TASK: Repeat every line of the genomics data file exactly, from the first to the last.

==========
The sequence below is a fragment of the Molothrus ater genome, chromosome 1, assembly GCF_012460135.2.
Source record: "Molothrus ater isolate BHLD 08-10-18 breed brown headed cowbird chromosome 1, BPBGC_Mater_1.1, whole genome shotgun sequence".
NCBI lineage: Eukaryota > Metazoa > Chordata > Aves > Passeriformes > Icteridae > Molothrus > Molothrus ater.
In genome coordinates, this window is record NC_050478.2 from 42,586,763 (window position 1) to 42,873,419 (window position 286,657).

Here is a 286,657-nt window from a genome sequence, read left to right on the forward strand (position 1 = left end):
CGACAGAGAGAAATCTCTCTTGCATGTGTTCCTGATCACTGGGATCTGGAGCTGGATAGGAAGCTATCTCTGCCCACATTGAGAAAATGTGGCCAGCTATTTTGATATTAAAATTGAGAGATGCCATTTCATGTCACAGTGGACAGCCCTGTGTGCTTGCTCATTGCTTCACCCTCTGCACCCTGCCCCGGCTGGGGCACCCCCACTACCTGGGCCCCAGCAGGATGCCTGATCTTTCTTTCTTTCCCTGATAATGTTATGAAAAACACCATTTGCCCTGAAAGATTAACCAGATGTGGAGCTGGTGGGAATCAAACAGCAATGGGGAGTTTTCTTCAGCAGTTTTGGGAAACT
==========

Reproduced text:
The sequence below is a fragment of the Molothrus ater genome, chromosome 1, assembly GCF_012460135.2.
Source record: "Molothrus ater isolate BHLD 08-10-18 breed brown headed cowbird chromosome 1, BPBGC_Mater_1.1, whole genome shotgun sequence".
NCBI lineage: Eukaryota > Metazoa > Chordata > Aves > Passeriformes > Icteridae > Molothrus > Molothrus ater.
In genome coordinates, this window is record NC_050478.2 from 42,586,763 (window position 1) to 42,873,419 (window position 286,657).

Here is a 286,657-nt window from a genome sequence, read left to right on the forward strand (position 1 = left end):
CGACAGAGAGAAATCTCTCTTGCATGTGTTCCTGATCACTGGGATCTGGAGCTGGATAGGAAGCTATCTCTGCCCACATTGAGAAAATGTGGCCAGCTATTTTGATATTAAAATTGAGAGATGCCATTTCATGTCACAGTGGACAGCCCTGTGTGCTTGCTCATTGCTTCACCCTCTGCACCCTGCCCCGGCTGGGGCACCCCCACTACCTGGGCCCCAGCAGGATGCCTGATCTTTCTTTCTTTCCCTGATAATGTTATGAAAAACACCATTTGCCCTGAAAGATTAACCAGATGTGGAGCTGGTGGGAATCAAACAGCAATGGGGAGTTTTCTTCAGCAGTTTTGGGAAACT